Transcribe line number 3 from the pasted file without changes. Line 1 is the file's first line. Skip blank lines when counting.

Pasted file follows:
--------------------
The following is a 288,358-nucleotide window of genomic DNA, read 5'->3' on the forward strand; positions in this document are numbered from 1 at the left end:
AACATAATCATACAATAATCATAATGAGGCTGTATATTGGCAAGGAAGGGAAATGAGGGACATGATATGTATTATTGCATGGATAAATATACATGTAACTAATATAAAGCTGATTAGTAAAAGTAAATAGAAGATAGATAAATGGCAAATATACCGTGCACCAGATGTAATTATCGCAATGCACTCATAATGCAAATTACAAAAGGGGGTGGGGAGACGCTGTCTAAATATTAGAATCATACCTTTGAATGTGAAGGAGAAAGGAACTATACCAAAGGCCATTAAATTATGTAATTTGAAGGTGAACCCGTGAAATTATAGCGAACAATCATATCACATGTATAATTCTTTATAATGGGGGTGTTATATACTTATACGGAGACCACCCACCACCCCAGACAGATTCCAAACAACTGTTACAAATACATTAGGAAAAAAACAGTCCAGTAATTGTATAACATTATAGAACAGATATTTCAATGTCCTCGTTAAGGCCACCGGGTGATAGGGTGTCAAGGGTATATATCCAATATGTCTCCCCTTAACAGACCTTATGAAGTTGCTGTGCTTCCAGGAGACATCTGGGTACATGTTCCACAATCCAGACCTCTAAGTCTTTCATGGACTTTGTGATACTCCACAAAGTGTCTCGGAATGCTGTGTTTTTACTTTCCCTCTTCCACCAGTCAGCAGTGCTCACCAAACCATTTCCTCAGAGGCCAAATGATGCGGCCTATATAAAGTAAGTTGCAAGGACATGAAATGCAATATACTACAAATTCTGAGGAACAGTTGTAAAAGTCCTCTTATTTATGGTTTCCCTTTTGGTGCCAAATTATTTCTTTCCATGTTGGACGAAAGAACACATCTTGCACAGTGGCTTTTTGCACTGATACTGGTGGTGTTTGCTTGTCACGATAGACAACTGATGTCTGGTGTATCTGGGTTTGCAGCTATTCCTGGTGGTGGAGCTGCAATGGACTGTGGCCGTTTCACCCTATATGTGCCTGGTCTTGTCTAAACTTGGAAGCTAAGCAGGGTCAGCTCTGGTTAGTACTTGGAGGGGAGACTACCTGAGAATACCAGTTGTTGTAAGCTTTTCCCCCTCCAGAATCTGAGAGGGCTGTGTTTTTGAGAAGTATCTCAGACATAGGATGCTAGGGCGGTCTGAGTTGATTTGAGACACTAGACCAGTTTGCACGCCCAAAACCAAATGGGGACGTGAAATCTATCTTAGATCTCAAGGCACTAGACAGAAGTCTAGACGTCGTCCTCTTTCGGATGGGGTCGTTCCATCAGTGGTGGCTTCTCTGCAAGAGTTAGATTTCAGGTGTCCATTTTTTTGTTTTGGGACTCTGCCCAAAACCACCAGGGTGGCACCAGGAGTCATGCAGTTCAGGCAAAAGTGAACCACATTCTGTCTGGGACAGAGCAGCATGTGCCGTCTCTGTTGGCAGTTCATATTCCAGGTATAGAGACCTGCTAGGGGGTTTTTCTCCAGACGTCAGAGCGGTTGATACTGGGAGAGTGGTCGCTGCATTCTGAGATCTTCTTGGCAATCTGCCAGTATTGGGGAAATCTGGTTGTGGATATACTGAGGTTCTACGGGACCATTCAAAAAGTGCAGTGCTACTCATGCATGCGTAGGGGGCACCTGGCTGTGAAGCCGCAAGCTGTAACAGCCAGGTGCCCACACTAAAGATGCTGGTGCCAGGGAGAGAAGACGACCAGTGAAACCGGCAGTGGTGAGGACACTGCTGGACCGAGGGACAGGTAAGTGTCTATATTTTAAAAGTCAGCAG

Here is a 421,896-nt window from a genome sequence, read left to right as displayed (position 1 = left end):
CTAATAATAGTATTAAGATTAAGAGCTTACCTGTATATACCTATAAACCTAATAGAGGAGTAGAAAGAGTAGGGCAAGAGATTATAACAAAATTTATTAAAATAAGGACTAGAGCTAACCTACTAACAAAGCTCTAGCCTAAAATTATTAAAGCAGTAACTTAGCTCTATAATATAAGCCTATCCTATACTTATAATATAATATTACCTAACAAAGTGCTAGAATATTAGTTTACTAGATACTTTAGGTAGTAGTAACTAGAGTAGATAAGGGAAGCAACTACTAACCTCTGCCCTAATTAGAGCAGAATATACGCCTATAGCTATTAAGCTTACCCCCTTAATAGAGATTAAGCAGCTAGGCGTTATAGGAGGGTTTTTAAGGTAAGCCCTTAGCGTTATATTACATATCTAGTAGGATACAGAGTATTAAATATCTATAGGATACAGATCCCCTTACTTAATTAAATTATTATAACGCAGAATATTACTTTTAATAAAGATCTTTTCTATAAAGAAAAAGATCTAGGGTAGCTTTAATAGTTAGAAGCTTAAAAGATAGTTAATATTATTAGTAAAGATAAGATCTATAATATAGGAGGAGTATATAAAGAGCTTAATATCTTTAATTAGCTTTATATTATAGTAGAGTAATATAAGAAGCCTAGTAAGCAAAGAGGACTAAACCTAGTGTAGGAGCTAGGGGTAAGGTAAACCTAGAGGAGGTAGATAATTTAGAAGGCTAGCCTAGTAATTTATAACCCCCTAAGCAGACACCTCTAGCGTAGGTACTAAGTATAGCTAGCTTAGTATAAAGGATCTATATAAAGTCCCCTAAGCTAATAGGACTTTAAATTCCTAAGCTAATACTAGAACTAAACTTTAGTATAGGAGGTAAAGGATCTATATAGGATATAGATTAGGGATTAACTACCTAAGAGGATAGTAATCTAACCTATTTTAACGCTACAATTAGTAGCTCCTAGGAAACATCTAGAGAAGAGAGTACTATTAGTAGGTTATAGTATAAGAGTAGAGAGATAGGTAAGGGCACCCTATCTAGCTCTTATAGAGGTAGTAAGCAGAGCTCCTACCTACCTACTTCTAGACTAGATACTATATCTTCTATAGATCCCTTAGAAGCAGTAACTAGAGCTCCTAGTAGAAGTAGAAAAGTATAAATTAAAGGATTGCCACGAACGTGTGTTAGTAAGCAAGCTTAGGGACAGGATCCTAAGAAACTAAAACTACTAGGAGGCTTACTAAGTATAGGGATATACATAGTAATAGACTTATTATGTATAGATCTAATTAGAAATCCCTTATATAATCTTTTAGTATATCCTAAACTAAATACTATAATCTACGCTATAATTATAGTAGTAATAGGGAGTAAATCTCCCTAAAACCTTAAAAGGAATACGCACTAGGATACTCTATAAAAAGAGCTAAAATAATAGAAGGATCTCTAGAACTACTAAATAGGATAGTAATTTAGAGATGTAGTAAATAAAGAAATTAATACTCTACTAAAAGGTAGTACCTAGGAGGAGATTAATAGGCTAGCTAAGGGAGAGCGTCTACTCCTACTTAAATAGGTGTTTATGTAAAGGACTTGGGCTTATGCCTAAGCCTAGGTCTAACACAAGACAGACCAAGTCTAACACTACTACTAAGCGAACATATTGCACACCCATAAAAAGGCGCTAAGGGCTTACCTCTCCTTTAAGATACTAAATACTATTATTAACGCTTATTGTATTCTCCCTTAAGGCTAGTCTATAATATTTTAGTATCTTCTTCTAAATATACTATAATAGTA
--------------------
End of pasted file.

Here is a 421,896-nt window from a genome sequence, read left to right as displayed (position 1 = left end):